The impact of transport on regional development in Indonesia : a case study of Province of North Sumatra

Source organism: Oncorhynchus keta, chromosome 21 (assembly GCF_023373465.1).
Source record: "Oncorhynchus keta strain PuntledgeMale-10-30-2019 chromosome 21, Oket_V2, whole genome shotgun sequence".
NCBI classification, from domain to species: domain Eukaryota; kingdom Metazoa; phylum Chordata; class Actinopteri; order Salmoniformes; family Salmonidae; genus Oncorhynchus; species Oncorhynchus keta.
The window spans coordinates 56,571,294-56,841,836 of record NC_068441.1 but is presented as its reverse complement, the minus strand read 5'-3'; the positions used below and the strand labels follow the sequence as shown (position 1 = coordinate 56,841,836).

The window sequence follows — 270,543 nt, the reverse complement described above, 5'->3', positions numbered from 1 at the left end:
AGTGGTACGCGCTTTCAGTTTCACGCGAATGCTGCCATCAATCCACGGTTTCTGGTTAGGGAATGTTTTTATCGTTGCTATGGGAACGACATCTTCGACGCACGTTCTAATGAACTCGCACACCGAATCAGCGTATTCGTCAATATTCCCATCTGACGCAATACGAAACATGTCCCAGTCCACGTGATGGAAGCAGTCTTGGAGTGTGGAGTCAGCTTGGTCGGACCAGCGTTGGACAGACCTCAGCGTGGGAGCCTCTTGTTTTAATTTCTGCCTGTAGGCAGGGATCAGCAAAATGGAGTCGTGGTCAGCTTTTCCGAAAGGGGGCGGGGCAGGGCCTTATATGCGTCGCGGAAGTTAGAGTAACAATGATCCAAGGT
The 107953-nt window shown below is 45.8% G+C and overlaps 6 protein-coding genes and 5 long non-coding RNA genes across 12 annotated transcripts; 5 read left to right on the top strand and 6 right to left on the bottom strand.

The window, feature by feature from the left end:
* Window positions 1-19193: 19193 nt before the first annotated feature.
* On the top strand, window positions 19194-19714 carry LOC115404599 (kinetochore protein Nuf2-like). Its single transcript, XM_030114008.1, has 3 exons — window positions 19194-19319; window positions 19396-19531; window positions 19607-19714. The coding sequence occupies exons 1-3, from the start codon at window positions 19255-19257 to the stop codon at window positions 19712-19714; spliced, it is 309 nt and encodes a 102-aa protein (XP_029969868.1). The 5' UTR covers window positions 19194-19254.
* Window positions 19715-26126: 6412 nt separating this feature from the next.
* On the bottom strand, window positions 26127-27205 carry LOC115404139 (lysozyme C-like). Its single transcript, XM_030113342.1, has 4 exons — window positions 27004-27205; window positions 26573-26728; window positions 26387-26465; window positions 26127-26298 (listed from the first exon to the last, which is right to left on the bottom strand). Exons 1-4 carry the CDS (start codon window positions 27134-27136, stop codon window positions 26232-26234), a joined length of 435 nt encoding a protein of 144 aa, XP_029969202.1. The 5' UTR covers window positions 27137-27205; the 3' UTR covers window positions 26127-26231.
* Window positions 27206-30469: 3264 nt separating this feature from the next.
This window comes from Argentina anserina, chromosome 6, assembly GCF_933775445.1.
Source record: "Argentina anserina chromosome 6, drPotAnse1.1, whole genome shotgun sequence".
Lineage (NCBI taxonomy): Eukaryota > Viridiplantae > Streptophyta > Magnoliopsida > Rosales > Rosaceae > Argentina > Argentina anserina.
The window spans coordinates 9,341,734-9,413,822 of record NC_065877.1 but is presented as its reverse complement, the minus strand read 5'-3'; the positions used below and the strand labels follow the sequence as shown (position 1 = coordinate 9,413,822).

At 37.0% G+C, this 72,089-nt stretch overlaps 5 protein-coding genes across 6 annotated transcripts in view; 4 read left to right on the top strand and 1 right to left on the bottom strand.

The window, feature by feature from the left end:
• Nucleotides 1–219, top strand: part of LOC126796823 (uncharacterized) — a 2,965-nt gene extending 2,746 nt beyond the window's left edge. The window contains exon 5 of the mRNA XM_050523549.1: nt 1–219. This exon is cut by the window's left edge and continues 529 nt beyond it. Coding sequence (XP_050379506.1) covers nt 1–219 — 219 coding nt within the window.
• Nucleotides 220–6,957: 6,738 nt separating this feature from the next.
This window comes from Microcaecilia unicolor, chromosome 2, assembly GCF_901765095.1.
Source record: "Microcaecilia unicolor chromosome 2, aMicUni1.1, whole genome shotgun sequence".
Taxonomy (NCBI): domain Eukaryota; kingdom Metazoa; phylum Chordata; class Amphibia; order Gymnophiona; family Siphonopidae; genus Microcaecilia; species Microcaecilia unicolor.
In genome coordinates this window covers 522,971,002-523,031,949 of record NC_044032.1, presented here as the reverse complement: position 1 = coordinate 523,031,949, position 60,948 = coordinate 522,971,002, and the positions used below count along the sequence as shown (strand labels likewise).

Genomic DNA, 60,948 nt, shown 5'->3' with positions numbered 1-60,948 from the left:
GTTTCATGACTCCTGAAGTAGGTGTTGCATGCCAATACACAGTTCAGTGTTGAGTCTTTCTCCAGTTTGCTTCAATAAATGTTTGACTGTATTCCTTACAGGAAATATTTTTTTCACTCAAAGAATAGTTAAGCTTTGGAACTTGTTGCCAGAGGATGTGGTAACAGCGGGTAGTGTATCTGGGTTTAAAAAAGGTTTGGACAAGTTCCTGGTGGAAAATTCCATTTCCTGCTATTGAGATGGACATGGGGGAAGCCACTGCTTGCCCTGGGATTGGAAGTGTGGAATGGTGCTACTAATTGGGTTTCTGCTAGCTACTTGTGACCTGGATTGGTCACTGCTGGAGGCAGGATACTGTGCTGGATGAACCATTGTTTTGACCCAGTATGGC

Experiences from many countries show that transport can have conflicting results on development. This is a question as to whether the provision of roads can stimulate the centres to generate ripple and trickle down effects or whether they drain raw material, capital, labour and entrepreneurial talent from surrounding areas. There is also a hypothesis that if there is a relationship between capital formation and economic growth, there must be a relationship between transport and the growth. This study explore this phenonmenon in depth in the context of a case study of North Sumatera in Indonesia. Economic growth factors and traffic volume data were collated from different sources covering the whole province of North Sumatera and were subjected to standard statistical tests. Despite the deficiencies in the data base, the findings suggest that the positive impact of roads on private investments, government activities and interregional trade is significant although roads may stimulate the concentration of investment and at the same time encourage interregional trade in the ports surrounding the primate city. It is also found that roads do not have a significant influence on the expansion of land use. The findings also show that in this case, the provision of roads has an impact on regional income but the speculation that the long term impact of roads leads to a backwash effect from the less developed subregions appears to be true. Regional inequalities may be reduced in some measure when all settlements in the region can be accessed by vehicles in all weathers. A simple model is . constructed to examine the relationship between the volume of ~raffic and economic growth factors. This model is based on the gravity model. The /findings show that agricultural land use and population have significant contribution to the generation of the volume of trucks and buses, respectively. Capital investment influences significantly on the generation of the volume of cars and trucks. Despite the level of significance, population makes the the smallest contributor to the volume of traffic. Due to data problems, the conclusions from this study must be drawn carefully. The findings of this study therefore are more indicative than conclusive. Even though they may indicate and permit an anticipation of the future role of transport, they should be interpreted more as trends and tendencies than an absolute predictions.